||This article needs additional citations for verification. (January 2013)|
|Branding||My PHL17 (general)
Action News (during WPVI-produced newscast)
|Channels||Digital: 17 (VHF)
Virtual: 17 (PSIP)
17.2 Antenna TV
17.3 This TV
17.4 Tango Traffic
|First air date||June 17, 1960 (original incarnation)
September 17, 1965 (current incarnation)
|Call letters' meaning||PHiLadelphia
(PHL is also IATA airport code for Philadelphia International Airport and Amtrak code for 30th Street Station)
|Former callsigns||WPCA-TV (1960-1962)|
|Former channel number(s)||Analog:
17 (UHF, 1960-2009)
54 (VHF, 1996-2009)
|Former affiliations||Independent (1960-1962, 1965-1995)
The WB (1995-2006)
|Transmitter power||645 kW|
WPHL-TV is the MyNetworkTV-affiliated television station in Philadelphia, Pennsylvania. It broadcasts a high definition digital signal on VHF channel 17 from a transmitter in the city's Roxborough neighborhood. Owned by the Tribune Company, WPHL-TV maintains studios in the Wynnefield section of West Philadelphia. The station is the largest MyNetworkTV affiliate by market size that is not owned by its parent company News Corporation.
On June 17, 1960, Percy Crawford signed on WPCA-TV, a religious station. The call letters stood for "People's Church of the Air." The station was Philadelphia's first commercial UHF channel, but at a time when UHF tuners were not required on most TV sets, WPCA only lasted two years and went off the air in 1962.
However, a group of local investors bought the dormant channel 17 license and returned it to the air on September 17, 1965 as independent station WPHL-TV. It was the third UHF independent to sign-on in Philadelphia that year, two and a half weeks behind WKBS-TV (channel 48) and four months later than WIBF-TV (channel 29, later WTAF and now WTXF-TV). During its early years, WPHL went through a string of owners, most notably as an owned-and-operated station of the short-lived United Network.
In the summer of 1975 WPHL-TV moved from its studios in the suburb of Wyndmoor to its current studio in Wynnefield. The building had once been an A&P supermarket. The station offered a schedule of off-network drama shows, sitcoms, old movies, sports and religious shows. It also ran NBC programs that KYW-TV, and ABC programs that WPVI-TV had pre-empted till the fall of 1976, and again from the fall of 1977 to the summer of 1983. The Providence Journal Company bought channel 17 in 1979. At that point, WPHL sought a different programming strategy toward adults, gradually dropping children's programming and cartoons. They focused more on movies, off-network drama shows, recent off-network sitcoms, and sports. The station also had several hours of religious programming per day.
Throughout the late 1970s and 1980s, WPHL was known on-air as "The Great Entertainer," with voiceovers from Sid Doherty. The station positioned itself as an alternative to both WTAF and WKBS, as it programmed more towards adults with movies and other syndicated programs, while its competitors were heavy on sitcoms and children's cartoons. WPHL was also a station heavy on local sports, as it aired contests featuring Major League Baseball's Philadelphia Phillies until 1982, the NBA's Philadelphia 76ers from 1982 to the 1990s and the NHL's Philadelphia Flyers in the 1990s.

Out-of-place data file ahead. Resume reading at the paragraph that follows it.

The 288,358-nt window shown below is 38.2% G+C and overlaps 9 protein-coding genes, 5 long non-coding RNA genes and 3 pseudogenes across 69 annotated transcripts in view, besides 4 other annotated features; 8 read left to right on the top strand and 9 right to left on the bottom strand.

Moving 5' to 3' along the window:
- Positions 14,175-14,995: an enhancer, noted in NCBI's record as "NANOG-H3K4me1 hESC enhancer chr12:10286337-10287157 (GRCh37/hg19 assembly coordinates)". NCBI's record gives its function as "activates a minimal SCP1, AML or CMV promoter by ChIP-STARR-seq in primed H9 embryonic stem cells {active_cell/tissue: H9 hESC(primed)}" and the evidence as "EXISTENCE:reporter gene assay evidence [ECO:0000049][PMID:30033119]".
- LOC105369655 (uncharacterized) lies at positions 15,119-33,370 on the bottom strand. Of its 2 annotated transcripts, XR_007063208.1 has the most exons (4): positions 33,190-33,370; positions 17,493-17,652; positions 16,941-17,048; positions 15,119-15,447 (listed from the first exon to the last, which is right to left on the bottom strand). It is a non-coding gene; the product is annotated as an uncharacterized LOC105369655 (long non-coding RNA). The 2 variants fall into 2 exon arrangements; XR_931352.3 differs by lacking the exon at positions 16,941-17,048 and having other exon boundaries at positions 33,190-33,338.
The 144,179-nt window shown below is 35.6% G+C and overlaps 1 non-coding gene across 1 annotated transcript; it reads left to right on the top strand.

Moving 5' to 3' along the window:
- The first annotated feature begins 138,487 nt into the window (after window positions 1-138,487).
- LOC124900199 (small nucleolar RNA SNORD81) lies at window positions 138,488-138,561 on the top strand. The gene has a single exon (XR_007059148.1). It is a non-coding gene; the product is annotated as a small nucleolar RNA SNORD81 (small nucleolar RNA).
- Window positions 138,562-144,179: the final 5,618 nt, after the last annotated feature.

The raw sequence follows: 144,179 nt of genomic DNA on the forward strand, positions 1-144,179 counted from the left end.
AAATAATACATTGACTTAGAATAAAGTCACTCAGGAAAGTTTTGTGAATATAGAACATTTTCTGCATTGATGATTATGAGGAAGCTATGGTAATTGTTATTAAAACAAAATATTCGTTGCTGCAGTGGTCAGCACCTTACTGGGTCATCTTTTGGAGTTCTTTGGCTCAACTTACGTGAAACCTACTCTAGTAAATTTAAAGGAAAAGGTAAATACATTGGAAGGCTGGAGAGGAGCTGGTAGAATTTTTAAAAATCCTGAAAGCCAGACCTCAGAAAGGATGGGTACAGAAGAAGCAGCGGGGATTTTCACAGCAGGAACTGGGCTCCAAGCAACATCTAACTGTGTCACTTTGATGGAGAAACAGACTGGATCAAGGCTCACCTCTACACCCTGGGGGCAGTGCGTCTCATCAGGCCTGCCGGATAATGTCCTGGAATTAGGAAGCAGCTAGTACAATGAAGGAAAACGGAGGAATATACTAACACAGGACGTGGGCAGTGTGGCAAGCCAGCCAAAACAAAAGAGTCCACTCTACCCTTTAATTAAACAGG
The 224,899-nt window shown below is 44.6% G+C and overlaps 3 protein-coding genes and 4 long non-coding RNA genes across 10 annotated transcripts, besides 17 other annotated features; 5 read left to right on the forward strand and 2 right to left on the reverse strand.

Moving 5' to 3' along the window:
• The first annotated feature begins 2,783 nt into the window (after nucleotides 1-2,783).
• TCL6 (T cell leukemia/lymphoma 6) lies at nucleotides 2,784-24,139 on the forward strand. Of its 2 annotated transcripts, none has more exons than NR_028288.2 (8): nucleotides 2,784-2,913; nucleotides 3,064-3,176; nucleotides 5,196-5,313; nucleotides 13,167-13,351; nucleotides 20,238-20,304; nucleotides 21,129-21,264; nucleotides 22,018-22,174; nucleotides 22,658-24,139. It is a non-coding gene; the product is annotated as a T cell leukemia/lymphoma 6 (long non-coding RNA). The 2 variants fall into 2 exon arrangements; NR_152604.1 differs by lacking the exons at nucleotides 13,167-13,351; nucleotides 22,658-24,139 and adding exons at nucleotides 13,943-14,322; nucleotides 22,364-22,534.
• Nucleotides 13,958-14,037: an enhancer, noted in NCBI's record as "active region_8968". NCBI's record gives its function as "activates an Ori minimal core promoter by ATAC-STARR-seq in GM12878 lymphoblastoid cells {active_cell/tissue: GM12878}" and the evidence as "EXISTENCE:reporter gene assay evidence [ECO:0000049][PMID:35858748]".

From October 1981 to August 1987, the WPHL studios hosted a Monday-through-Friday afternoon dance show, Dancin' On Air, hosted by Eddie Bruce, as well as a spin-off on the USA Network called Dance Party USA, whose host, Dave Raymond, was better known as the man in the Phillie Phanatic costume. Those shows marked the on-air debut of a young girl from nearby Voorhees, New Jersey named Kelly Ripa.
In the summer of 1982, WKBS went on the market after its owner, Field Communications, decided to exit broadcasting. The Providence Journal Company was among those who were bidding for channel 48's license. Had it won, then Providence Journal would have merged WPHL's and WKBS's schedules under the WKBS license and channel allocation, while selling the channel 17 license to either a religious or educational broadcaster. However, the Journal Company's bid was still far below Field's asking price. With no takers willing to give Field what it wanted for the station, WKBS-TV ceased operations ("went dark" in television terminology) a year later on August 29, 1983, and WPHL picked up various syndicated programs, cartoons, movies and production equipment from WKBS.
In 1987, the Providence Journal Company sold WPHL-TV to a consortium headed by Dudley S. Taft Jr., the former president of the Cincinnati-based Taft Television and Radio Company, the longtime owners of rival WTAF-TV. Dudley Taft had left his family's namesake company following a corporate restructuring which resulted in the firm changing its name to Great American Broadcasting. He also brought along key personnel from WTAF (which Taft had sold to TVX Broadcast Group in early 1987), including general manager Randy Smith. The new ownership scrapped the "Great Entertainer" slogan and related logo for a new identity as "PHL 17", in an apparent attempt to counter WGBS-TV's (channel 57, now WPSG) "Philly 57" branding. In 1991, the Taft group sold channel 17 to the Tribune Company.